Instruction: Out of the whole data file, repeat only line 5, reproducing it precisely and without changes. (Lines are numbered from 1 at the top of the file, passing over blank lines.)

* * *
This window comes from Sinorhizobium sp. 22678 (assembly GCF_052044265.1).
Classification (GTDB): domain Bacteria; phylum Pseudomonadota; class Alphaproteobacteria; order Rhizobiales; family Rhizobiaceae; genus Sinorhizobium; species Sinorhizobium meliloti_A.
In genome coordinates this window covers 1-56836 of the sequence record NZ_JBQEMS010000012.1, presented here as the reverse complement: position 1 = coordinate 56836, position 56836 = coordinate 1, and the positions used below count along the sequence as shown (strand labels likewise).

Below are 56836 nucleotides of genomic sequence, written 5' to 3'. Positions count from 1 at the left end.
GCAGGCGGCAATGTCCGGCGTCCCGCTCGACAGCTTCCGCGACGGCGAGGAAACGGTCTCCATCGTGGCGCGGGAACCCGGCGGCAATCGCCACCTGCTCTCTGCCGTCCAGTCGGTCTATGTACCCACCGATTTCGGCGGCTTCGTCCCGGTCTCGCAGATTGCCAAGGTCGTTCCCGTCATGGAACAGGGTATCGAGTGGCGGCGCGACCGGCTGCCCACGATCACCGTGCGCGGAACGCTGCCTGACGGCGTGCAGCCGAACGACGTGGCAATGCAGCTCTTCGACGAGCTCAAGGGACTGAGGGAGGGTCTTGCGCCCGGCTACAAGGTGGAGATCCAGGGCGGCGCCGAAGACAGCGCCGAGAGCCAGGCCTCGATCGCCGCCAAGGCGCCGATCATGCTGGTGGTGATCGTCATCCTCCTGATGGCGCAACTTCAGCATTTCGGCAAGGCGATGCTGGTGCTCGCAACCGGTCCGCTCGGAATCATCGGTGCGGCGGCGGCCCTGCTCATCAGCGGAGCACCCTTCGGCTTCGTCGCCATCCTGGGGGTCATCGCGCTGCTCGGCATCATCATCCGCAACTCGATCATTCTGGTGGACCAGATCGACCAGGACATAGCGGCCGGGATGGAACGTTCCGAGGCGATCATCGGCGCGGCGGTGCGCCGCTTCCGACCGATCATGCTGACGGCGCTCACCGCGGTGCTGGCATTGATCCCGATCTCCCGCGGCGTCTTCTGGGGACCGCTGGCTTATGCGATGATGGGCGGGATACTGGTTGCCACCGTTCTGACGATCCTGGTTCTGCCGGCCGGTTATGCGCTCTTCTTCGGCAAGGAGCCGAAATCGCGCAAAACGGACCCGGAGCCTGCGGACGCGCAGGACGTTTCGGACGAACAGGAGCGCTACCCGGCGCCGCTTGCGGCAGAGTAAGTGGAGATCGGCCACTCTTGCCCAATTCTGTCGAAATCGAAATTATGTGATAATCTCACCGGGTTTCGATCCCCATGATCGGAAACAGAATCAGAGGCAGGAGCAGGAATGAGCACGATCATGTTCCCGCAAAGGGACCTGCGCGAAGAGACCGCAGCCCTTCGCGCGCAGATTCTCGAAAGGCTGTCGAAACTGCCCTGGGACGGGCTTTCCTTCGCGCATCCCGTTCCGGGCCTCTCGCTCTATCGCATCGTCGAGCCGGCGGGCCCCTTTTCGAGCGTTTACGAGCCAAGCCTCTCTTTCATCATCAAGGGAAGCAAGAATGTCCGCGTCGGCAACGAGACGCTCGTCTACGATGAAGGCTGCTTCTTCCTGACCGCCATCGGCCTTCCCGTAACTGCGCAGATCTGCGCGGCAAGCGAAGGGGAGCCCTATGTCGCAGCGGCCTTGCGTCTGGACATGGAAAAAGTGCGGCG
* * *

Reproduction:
GCAGGCGGCAATGTCCGGCGTCCCGCTCGACAGCTTCCGCGACGGCGAGGAAACGGTCTCCATCGTGGCGCGGGAACCCGGCGGCAATCGCCACCTGCTCTCTGCCGTCCAGTCGGTCTATGTACCCACCGATTTCGGCGGCTTCGTCCCGGTCTCGCAGATTGCCAAGGTCGTTCCCGTCATGGAACAGGGTATCGAGTGGCGGCGCGACCGGCTGCCCACGATCACCGTGCGCGGAACGCTGCCTGACGGCGTGCAGCCGAACGACGTGGCAATGCAGCTCTTCGACGAGCTCAAGGGACTGAGGGAGGGTCTTGCGCCCGGCTACAAGGTGGAGATCCAGGGCGGCGCCGAAGACAGCGCCGAGAGCCAGGCCTCGATCGCCGCCAAGGCGCCGATCATGCTGGTGGTGATCGTCATCCTCCTGATGGCGCAACTTCAGCATTTCGGCAAGGCGATGCTGGTGCTCGCAACCGGTCCGCTCGGAATCATCGGTGCGGCGGCGGCCCTGCTCATCAGCGGAGCACCCTTCGGCTTCGTCGCCATCCTGGGGGTCATCGCGCTGCTCGGCATCATCATCCGCAACTCGATCATTCTGGTGGACCAGATCGACCAGGACATAGCGGCCGGGATGGAACGTTCCGAGGCGATCATCGGCGCGGCGGTGCGCCGCTTCCGACCGATCATGCTGACGGCGCTCACCGCGGTGCTGGCATTGATCCCGATCTCCCGCGGCGTCTTCTGGGGACCGCTGGCTTATGCGATGATGGGCGGGATACTGGTTGCCACCGTTCTGACGATCCTGGTTCTGCCGGCCGGTTATGCGCTCTTCTTCGGCAAGGAGCCGAAATCGCGCAAAACGGACCCGGAGCCTGCGGACGCGCAGGACGTTTCGGACGAACAGGAGCGCTACCCGGCGCCGCTTGCGGCAGAGTAAGTGGAGATCGGCCACTCTTGCCCAATTCTGTCGAAATCGAAATTATGTGATAATCTCACCGGGTTTCGATCCCCATGATCGGAAACAGAATCAGAGGCAGGAGCAGGAATGAGCACGATCATGTTCCCGCAAAGGGACCTGCGCGAAGAGACCGCAGCCCTTCGCGCGCAGATTCTCGAAAGGCTGTCGAAACTGCCCTGGGACGGGCTTTCCTTCGCGCATCCCGTTCCGGGCCTCTCGCTCTATCGCATCGTCGAGCCGGCGGGCCCCTTTTCGAGCGTTTACGAGCCAAGCCTCTCTTTCATCATCAAGGGAAGCAAGAATGTCCGCGTCGGCAACGAGACGCTCGTCTACGATGAAGGCTGCTTCTTCCTGACCGCCATCGGCCTTCCCGTAACTGCGCAGATCTGCGCGGCAAGCGAAGGGGAGCCCTATGTCGCAGCGGCCTTGCGTCTGGACATGGAAAAAGTGCGGCG